Noreen Golfman
ACTRA National Woman of the Year
Q: What does being named the ACTRA National Woman of the Year mean to you?
It’s hugely gratifying, at once thrilling and humbling.

Q: You won the Broadcasting Corporation Newfoundland Award for playing ‘Ariel Flint’ on the long-running CBC Radio comedy The Great Eastern. Tell us about this.  
Playing Ariel Flint — feminazi political panelist— on The Great Eastern is a career highlight. Working with the talent who created such an original, brilliant weekly radio show was dreamy. The reward was showing up in the studio and getting to play with the creators and performers. It doesn’t get any better [than this].
Noreen Golfman with Oscar-winning filmmaker Bridget Berman in 2017.
There can no longer be any running away from or avoiding the subject of gender equity in the industry.
Q: You founded the St. John’s International Women's Film Festival three decades ago. In general, how has the landscape changed for film festivals and cinema over the last 30 years?
The landscape has only recently started shifting, and not quite fast enough, but it is changing. We have been working the festival for 30 years with little sign of improved representation of women in the industry. It’s shocking to be honest. The #MeToo movement has a lot to do with the recent shift, sure, but the industry, with the glorious exception of Newfoundland and Labrador, has been an impenetrable male fortress.
Barbara Doran, Gordon Pinsent and Noreen Golfman at 2017 The River of my Dreams St. John’s International Women’s Film Festival premiere.
Q: You are involved with a number of organizations – how do you stay focused and organized?
Ha! My husband would tell you I usually do four or five things at once, including talking to him, but to be honest, I think it’s critical to make sure all that one does makes sense, is integrated, part of a coherent whole. I came through academia as a film studies student and scholar [at Memorial University in Newfoundland and Labrador], and as a feminist. Public engagement is a big part of Memorial’s identity and it was natural to extend my interest in film and representation into the arts community here. One thing has literally led to another, and all pieces complement each other.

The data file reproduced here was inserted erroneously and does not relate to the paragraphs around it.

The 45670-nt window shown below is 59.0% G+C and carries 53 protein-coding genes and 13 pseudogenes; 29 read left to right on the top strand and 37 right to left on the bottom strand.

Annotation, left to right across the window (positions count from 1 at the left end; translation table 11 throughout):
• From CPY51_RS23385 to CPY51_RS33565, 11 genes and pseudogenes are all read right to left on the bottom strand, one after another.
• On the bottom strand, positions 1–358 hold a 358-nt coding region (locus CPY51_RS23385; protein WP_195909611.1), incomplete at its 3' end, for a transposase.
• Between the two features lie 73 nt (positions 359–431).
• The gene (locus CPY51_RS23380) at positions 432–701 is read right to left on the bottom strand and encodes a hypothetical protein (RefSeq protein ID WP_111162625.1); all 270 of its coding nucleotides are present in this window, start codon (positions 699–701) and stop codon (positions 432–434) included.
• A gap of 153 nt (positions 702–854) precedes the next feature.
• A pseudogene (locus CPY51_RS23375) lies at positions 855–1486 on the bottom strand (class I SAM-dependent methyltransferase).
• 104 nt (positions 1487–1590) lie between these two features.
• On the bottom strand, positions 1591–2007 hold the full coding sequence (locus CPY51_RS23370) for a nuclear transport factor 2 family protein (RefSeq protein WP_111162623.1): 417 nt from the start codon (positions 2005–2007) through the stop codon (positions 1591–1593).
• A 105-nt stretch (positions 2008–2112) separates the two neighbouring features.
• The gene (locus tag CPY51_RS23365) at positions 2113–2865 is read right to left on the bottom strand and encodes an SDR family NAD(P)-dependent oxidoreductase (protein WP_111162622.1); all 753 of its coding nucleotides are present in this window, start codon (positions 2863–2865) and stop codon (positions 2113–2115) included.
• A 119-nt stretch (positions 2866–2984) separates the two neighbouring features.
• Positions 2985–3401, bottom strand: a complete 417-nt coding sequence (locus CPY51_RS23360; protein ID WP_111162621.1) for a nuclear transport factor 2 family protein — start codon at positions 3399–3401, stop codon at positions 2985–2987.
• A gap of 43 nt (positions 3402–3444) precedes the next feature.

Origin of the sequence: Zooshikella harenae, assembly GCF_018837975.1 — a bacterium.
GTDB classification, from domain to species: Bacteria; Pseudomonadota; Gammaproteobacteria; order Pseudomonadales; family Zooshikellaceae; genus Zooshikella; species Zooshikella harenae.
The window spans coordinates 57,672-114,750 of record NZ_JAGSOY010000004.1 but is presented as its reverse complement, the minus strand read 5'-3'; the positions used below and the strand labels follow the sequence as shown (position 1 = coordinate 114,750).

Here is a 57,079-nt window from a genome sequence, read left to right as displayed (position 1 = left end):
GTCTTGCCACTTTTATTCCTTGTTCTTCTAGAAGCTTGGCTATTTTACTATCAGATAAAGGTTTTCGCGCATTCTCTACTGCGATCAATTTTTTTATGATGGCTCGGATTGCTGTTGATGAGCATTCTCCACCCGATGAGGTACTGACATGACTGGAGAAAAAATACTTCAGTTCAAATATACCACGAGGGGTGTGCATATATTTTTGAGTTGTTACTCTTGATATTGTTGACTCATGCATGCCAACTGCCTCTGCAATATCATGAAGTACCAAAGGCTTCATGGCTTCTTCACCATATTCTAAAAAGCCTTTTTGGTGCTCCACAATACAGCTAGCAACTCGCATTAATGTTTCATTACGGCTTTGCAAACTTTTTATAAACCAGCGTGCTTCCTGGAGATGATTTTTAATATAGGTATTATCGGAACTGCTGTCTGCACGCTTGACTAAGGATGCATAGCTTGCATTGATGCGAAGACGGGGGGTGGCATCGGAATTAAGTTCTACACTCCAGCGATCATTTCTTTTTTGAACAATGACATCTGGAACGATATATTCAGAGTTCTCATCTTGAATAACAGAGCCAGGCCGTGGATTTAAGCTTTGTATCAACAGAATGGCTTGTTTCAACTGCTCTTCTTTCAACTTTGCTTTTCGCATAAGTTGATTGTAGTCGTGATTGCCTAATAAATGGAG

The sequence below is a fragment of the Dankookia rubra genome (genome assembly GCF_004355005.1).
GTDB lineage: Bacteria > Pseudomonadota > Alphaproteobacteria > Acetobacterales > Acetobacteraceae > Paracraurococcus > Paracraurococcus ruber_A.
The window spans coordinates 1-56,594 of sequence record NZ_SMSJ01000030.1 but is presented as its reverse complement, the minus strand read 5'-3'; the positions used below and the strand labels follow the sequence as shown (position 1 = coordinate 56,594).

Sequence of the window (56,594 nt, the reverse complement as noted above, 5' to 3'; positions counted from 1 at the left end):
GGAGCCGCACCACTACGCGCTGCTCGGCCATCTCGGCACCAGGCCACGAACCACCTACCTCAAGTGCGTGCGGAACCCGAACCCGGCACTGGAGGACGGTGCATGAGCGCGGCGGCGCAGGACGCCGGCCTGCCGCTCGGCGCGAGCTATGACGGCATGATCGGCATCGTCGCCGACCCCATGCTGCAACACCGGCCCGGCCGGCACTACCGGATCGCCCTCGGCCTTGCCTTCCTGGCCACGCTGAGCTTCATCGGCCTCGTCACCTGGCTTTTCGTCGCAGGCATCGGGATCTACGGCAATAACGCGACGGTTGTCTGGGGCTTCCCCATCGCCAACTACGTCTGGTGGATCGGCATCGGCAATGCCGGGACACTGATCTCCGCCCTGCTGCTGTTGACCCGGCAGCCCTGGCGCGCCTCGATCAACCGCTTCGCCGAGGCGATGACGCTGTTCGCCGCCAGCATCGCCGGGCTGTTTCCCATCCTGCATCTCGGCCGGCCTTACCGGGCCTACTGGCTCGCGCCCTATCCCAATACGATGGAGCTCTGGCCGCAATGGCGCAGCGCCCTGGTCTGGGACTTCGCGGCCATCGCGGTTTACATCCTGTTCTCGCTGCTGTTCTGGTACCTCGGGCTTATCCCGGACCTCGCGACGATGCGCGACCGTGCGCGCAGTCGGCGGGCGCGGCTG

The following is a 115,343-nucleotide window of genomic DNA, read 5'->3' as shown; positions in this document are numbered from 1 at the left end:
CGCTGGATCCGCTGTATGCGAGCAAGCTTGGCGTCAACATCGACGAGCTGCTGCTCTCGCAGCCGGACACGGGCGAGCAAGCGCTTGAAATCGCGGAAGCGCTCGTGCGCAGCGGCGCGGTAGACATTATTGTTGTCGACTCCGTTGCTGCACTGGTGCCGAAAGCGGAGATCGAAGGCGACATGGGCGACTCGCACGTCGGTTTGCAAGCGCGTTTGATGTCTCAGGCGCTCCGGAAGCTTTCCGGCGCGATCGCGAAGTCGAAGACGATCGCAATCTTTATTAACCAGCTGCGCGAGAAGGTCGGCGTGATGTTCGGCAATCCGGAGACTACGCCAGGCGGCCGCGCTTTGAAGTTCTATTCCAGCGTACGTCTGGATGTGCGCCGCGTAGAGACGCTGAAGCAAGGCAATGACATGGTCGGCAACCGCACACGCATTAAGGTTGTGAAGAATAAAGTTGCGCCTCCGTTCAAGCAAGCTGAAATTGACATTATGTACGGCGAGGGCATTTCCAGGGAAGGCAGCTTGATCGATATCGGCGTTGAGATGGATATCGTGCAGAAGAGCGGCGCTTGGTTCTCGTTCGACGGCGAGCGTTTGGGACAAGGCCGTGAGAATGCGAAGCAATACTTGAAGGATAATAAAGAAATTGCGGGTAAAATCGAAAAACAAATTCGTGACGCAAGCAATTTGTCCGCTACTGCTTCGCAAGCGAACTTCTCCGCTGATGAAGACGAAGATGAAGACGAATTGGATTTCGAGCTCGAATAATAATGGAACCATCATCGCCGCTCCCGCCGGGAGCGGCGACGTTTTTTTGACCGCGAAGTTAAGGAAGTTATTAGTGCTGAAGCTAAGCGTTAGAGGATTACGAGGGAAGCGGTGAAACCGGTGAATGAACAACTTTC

The Grand Seduction opening at the St. John’s International Women’s Film Festival in 2013, L to R: Gordon Pinsent, Noreen Golfman, Valerie Creighton, Barbara Doran, Carole Brabant, C. Grant Machum and Mark Sloan.
Q: How do we continue to advance gender equity in our recorded media industries?  
We need to hold each other accountable; move the needle.​ There can no longer be any running away from or avoiding the subject of gender equity in the industry. And finally, the industry, big and small, is stepping up. It’s now about moral and ethical compliance.
Deepa Mehta’s Beeba Boys was the closing night gala at the 2015 St. John’s International Women’s Film Festival.
Q: Do you have any special advice for actors and creators who are just starting out?   
Shyness generally doesn’t get you anywhere.
Festival 2018 opening night and provincial premiere of Audience of Chairs, L to R: Marina Cardoni, Nicole Steeves, Martine Blue, Shelley Thompson, Kerry Gamberg, Carol Whiteman, Noreen Golfman, Deanne Foley, Anne Kmetyko, Lori McCurdy and Lulu Keating.
An ACTRA member since 1992, Noreen Golfman is the also the founding director of the St. John’s International Film Festival and has, for three decades, been chair of the longest-running women’s film festival in the world. She also serves as vice-chair of the Newfoundland and Labrador Film Development Corporation and co-chair of the Business and the Arts Newfoundland Labrador


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